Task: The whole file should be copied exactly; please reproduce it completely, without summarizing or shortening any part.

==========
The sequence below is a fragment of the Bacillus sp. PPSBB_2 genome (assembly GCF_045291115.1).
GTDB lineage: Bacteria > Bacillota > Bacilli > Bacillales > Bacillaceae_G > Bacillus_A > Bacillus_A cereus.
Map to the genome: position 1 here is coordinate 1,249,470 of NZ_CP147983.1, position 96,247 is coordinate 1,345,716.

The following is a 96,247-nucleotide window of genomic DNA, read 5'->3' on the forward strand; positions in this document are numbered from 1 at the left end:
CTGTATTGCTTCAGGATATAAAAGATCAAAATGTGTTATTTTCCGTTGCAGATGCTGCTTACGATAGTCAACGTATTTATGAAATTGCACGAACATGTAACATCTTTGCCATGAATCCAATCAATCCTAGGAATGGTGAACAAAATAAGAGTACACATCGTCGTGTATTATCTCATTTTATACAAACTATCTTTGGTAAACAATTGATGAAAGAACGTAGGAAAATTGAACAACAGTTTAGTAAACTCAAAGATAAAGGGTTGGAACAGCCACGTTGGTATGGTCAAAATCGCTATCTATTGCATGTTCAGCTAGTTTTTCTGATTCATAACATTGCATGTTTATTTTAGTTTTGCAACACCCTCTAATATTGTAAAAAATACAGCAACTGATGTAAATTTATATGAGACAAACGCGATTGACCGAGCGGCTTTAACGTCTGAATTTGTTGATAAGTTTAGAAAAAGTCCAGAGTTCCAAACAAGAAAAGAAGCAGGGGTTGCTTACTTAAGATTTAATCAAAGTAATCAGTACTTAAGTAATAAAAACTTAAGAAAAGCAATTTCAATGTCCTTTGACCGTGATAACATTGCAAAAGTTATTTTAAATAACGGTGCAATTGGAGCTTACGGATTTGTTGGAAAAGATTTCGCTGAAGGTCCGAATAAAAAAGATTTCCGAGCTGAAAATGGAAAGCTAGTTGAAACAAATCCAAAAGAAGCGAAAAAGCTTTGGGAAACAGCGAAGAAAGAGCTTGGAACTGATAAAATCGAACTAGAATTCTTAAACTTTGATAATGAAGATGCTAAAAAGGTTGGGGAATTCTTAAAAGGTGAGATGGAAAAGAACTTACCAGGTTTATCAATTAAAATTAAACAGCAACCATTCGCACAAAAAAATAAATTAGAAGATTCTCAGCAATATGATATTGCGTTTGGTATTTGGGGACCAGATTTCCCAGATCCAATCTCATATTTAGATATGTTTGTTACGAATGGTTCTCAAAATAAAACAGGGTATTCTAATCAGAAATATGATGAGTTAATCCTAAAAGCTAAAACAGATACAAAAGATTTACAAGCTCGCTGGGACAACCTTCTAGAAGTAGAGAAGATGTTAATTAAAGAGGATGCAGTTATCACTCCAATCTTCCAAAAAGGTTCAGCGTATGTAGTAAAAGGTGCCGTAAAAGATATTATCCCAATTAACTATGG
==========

The sequence below is a fragment of the Bacillus sp. PPSBB_2 genome (assembly GCF_045291115.1).
GTDB lineage: Bacteria > Bacillota > Bacilli > Bacillales > Bacillaceae_G > Bacillus_A > Bacillus_A cereus.
Map to the genome: position 1 here is coordinate 1,249,470 of NZ_CP147983.1, position 96,247 is coordinate 1,345,716.

The following is a 96,247-nucleotide window of genomic DNA, read 5'->3' on the forward strand; positions in this document are numbered from 1 at the left end:
CTGTATTGCTTCAGGATATAAAAGATCAAAATGTGTTATTTTCCGTTGCAGATGCTGCTTACGATAGTCAACGTATTTATGAAATTGCACGAACATGTAACATCTTTGCCATGAATCCAATCAATCCTAGGAATGGTGAACAAAATAAGAGTACACATCGTCGTGTATTATCTCATTTTATACAAACTATCTTTGGTAAACAATTGATGAAAGAACGTAGGAAAATTGAACAACAGTTTAGTAAACTCAAAGATAAAGGGTTGGAACAGCCACGTTGGTATGGTCAAAATCGCTATCTATTGCATGTTCAGCTAGTTTTTCTGATTCATAACATTGCATGTTTATTTTAGTTTTGCAACACCCTCTAATATTGTAAAAAATACAGCAACTGATGTAAATTTATATGAGACAAACGCGATTGACCGAGCGGCTTTAACGTCTGAATTTGTTGATAAGTTTAGAAAAAGTCCAGAGTTCCAAACAAGAAAAGAAGCAGGGGTTGCTTACTTAAGATTTAATCAAAGTAATCAGTACTTAAGTAATAAAAACTTAAGAAAAGCAATTTCAATGTCCTTTGACCGTGATAACATTGCAAAAGTTATTTTAAATAACGGTGCAATTGGAGCTTACGGATTTGTTGGAAAAGATTTCGCTGAAGGTCCGAATAAAAAAGATTTCCGAGCTGAAAATGGAAAGCTAGTTGAAACAAATCCAAAAGAAGCGAAAAAGCTTTGGGAAACAGCGAAGAAAGAGCTTGGAACTGATAAAATCGAACTAGAATTCTTAAACTTTGATAATGAAGATGCTAAAAAGGTTGGGGAATTCTTAAAAGGTGAGATGGAAAAGAACTTACCAGGTTTATCAATTAAAATTAAACAGCAACCATTCGCACAAAAAAATAAATTAGAAGATTCTCAGCAATATGATATTGCGTTTGGTATTTGGGGACCAGATTTCCCAGATCCAATCTCATATTTAGATATGTTTGTTACGAATGGTTCTCAAAATAAAACAGGGTATTCTAATCAGAAATATGATGAGTTAATCCTAAAAGCTAAAACAGATACAAAAGATTTACAAGCTCGCTGGGACAACCTTCTAGAAGTAGAGAAGATGTTAATTAAAGAGGATGCAGTTATCACTCCAATCTTCCAAAAAGGTTCAGCGTATGTAGTAAAAGGTGCCGTAAAAGATATTATCCCAATTAACTATGG